With QE3, we are essentially being bought out with our own money...and unemployment is being used to facilitate this process in a very clever manner. Monetary inflation is currently being offset by labor deflation. The way you avoid collapse is by printing money and stealing assets. The way you avoid inflation is with labor deflation.
Catherine Austin Fitts
The basic prescription for preventing deflation is straightforward, at least in principle: Use monetary and fiscal policy as needed to support aggregate spending, in a manner as nearly consistent as possible with full utilization of economic resources and low and stable inflation. In other words, the best way to get out of trouble is not to get into it in the first place.
The Fed is pushing a variety of workarounds that would inject trillions in new money into the economy while bypassing the banking system altogether. Time will tell whether or not this will succeed. Meanwhile, a serious danger lurks around the corner. Once the recession is over, the lending will start again. With fractional-reserve banking and limitless supplies of cash on hand, we will likely see the overall price trends reversed, from deflation to inflation to possible hyperinflation.
The U. S. is headed toward a period of business depression... beginning within the next two years, which may exceed that which preceded the War. ... The only thing that will save us is a new gold policy or the discovery of a new process or additional gold fields. If the fall [of gold production] is not prevented by design or accident we shall throttle business, wringing out all profits and experiencing all the evils of deflation.
This law represents a cornerstone in a structure which is being built but is by no means completed--a structure intended to lessen the force of possible future depressions, to act as a protection to future administrations of the Government against the necessity of going deeply into debt to furnish relief to the needy--a law to flatten out the peaks and valleys of deflation and of inflation--in other words, a law that will take care of human needs and at the same time provide for the United States an economic structure of vastly greater soundness.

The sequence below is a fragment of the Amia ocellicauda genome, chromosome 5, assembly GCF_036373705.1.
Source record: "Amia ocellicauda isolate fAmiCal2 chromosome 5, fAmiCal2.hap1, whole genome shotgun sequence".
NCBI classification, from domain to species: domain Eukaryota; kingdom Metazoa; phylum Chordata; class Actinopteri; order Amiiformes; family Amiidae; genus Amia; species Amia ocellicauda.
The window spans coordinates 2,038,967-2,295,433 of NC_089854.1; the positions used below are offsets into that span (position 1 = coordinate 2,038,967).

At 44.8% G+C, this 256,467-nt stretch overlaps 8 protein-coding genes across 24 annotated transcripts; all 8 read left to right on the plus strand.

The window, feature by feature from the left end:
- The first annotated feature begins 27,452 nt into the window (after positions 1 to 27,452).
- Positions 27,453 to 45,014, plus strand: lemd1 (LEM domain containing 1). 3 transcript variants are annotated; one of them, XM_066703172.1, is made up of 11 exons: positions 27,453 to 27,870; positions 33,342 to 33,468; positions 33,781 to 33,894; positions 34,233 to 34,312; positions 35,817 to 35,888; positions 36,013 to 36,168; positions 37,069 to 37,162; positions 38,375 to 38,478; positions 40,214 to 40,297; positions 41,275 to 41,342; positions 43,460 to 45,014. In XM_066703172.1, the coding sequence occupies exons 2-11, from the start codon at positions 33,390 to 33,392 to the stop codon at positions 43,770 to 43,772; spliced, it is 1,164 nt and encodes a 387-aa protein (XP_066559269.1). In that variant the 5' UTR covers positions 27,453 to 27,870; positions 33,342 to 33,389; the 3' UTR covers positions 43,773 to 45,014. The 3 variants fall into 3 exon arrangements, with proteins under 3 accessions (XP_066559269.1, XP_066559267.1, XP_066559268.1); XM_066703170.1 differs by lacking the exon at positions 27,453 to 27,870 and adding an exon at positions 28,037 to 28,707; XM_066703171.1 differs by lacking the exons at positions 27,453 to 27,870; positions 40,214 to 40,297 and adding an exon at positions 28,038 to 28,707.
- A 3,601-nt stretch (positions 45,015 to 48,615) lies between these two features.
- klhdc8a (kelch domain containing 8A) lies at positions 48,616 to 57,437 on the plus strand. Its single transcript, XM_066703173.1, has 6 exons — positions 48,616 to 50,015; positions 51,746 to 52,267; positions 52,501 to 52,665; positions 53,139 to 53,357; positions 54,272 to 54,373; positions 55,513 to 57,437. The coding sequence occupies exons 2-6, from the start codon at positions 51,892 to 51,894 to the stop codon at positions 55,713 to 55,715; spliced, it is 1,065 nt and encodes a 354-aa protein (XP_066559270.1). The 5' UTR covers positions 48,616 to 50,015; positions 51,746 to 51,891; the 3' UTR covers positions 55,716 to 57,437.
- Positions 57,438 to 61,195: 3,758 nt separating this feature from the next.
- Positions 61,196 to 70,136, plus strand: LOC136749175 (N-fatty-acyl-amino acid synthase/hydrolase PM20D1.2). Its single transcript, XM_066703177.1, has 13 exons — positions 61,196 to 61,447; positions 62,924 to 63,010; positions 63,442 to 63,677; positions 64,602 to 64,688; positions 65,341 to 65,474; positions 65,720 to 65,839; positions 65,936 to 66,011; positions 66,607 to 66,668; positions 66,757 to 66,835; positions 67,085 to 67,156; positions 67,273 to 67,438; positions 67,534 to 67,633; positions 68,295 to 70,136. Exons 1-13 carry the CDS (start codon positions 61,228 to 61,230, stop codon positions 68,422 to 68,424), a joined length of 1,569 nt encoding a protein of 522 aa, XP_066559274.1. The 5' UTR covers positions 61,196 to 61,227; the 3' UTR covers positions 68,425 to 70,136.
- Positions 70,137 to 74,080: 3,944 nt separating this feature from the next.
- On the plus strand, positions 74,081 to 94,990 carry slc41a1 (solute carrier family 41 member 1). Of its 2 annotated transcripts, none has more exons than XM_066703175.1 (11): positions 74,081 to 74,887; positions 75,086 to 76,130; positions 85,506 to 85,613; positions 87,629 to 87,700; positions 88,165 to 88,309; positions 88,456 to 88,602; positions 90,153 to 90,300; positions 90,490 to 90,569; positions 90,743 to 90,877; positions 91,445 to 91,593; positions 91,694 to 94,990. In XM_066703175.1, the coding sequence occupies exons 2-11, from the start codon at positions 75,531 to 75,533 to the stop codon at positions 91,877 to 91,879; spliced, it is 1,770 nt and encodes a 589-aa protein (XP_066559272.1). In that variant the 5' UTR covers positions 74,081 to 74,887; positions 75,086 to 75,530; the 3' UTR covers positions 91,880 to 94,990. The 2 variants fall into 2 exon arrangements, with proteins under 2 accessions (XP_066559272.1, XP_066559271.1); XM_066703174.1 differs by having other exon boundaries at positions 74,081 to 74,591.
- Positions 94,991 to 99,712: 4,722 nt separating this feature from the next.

Franklin D. Roosevelt
Significant changes in the growth rate of money supply, even small ones, impact the financial markets first. Then, they impact changes in the real economy, usually in six to nine months, but in a range of three to 18 months. Usually in about two years in the US, they correlate with changes in the rate of inflation or deflation." "The leads are long and variable, though the more inflation a society has experienced, history shows, the shorter the time lead will be between a change in money supply growth and the subsequent change in inflation.
Economics also has to become a fundamentally monetary discipline-from the consideration of how individuals make market decisions through to our understanding of macroeconomics. The myth of "the money illusion" (which can only be true in a world without debt) has to be immediately dispelled, while our macroeconomics have to reflect a monetary economy in which nominal magnitudes matter, precisely because they are the link between the value of current output and the financing of accumulated debt. The dangers of excessive debt and deflation simply cannot be comprehended from a neoclassical perspective. The discipline must also become fundamentally empirical, in contrast to the faux empiricism of econometrics. By this I mean basing itself on the economic and financial data first and foremost-the collection and interpretation of which has been the hallmark of contributions by econophysicists-and by respecting economic history, a topic which has been systematically expunged from economics departments around the world.